Bari J.’s Top Tips On Using Florals in Your Home
Go wild with color, print and florals with the advice of artist and author Bari J. Ackerman.
By Bari J. Ackerman
If you’re like me, you love pattern and color. Maybe you’d like to use it in your home, but you are not sure exactly where to start. I absolutely love to mix and match patterns (especially florals!) in my home and I’m passionate about teaching others how to do it.
I’ve often been called a “maximalist”, but the truth is I call what I do, “Curated Maximalism™”. Maximalism is a trend that is very quickly rising on the décor scene. But it’s a misnomer to think that Maximalism is all about “stuff”. Maximalists aren’t hoarders by any means. This style is about layering colors and patterns in your home with intention to create a space that is filled with personality and joy. In other words, I edit all of my decor down to the most important elements—I curate it. And, naturally, my designs always feature lovely prints and loads of color.
Here are my top tips to get you started using floral patterns, color and other prints in your home. You don’t have to go full on Maximalist to get there because a little goes a long way.
1. Start with a neutral base. If you walk into my home, you’ll notice that most of the walls, minus the feature walls are neutral colors, either pure white or black. This gives me a blank slate to add color and pattern to.
2. Pick one colorful feature piece with a pattern that you are absolutely in love with. Once you have a piece that you know you adore, you can now add elements to go with it. Draw from colors in that piece to decorate the rest of your space.
3. Create contrasts. Say, for instance, you have chosen a feature rug. If the rug is a large floral, you’ll want to pick pillows that have some of the colors of the rug, but in a smaller scale. That could be a smaller floral or a geometric or even a stripe. As long as it contrasts.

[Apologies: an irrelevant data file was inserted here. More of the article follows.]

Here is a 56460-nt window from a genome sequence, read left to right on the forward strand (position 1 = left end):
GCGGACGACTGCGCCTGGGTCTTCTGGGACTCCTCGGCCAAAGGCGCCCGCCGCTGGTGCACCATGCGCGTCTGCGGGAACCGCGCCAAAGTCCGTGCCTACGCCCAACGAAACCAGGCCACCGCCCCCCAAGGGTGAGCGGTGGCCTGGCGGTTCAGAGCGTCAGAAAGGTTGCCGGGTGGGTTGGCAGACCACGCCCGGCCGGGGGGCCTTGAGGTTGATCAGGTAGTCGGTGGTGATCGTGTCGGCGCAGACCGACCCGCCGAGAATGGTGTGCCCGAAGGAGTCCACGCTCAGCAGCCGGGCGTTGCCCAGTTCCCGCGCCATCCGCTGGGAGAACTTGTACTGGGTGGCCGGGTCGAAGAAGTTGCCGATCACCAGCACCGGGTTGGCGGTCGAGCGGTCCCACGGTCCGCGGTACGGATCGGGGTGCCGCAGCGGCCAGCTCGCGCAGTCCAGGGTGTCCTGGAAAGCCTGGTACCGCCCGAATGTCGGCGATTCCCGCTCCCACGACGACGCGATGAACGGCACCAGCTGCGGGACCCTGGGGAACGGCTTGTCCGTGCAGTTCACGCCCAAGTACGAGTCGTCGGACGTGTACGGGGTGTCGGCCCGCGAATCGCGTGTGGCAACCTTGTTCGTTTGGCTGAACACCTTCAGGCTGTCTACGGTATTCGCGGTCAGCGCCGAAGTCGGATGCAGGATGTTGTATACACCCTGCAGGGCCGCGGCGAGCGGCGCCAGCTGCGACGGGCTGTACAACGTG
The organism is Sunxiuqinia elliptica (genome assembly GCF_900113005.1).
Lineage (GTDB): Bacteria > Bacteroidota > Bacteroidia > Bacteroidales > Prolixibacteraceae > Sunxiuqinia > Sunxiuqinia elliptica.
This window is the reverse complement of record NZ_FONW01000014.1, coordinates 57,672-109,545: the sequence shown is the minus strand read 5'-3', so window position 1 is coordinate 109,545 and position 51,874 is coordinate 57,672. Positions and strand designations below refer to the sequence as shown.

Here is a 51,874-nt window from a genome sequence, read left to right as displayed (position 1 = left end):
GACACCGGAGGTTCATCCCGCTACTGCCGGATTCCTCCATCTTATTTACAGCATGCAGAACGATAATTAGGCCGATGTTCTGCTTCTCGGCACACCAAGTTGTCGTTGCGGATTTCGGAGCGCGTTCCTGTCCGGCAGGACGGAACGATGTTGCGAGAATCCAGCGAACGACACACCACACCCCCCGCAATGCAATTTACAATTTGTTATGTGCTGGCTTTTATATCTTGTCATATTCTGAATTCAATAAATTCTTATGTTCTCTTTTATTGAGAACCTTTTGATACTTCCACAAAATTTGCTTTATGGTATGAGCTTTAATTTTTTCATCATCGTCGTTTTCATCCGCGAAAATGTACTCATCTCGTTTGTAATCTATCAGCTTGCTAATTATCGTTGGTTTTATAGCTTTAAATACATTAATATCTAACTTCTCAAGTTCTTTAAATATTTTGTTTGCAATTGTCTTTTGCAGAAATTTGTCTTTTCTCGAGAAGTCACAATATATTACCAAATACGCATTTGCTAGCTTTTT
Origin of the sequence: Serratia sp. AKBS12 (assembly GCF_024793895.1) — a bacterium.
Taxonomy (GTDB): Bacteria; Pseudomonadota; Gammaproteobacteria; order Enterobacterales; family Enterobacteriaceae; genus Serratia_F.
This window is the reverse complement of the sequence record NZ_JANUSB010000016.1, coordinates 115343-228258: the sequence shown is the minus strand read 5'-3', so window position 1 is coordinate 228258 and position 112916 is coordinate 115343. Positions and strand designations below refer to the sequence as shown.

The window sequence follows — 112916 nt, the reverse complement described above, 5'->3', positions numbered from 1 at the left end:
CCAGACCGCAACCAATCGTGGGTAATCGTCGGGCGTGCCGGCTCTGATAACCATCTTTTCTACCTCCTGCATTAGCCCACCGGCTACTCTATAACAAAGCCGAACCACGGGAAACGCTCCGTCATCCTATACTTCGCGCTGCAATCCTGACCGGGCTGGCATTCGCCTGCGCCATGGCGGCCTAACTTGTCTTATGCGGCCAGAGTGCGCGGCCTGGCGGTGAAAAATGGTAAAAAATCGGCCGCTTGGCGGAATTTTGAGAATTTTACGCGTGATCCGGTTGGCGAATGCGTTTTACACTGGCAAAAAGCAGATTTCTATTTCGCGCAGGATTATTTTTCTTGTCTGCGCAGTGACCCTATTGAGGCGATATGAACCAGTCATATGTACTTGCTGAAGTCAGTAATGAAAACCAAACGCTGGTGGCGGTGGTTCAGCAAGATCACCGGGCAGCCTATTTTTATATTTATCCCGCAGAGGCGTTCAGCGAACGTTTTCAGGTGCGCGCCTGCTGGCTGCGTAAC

4. Play with similar shapes in your space. Repeating a particular shape in a room creates cohesion and interest. If you have a round coffee table, you might want to add a round mirror to the room. Is there a triangle shape in a pillow fabric in the room? Find something that repeats that element in a piece of art.
5. Use a few patterns that are tone on tone. Tone on tone means that it’s the same color in a different shade. In my living room, for example, there are several items that have florals and geometric patterns but are not wildly colorful. These items add a hint of pattern but mostly they add texture. For instance, our coffee table features a bone inlay in shades of white. It doesn’t pounce on the design of the room, but rather it adds a subtle texture while hinting at a pattern. Other elements around the room are carved woods and vases/planters with simple patterns on them all in white tones and woods.
6. Choose art that is abstract or figural. When there’s a lot of floral pattern happening in a room, you might want art that is a bit different than the rest of the space while using the same color scheme. I like abstract art to create a contrasting element. Figural art (art with the human figure) also does the job nicely. I have, of course, been known to throw in another floral for wall art with many patterned florals. However, when I do, it is not necessarily an all over pattern. In this case, I’ll choose a floral bouquet in a vase or urn or a single floral. If I do happen to choose an all-over pattern, I’ll be sure that it’s a different scale than the other features in the room. Again, it is the contrast that makes things interesting.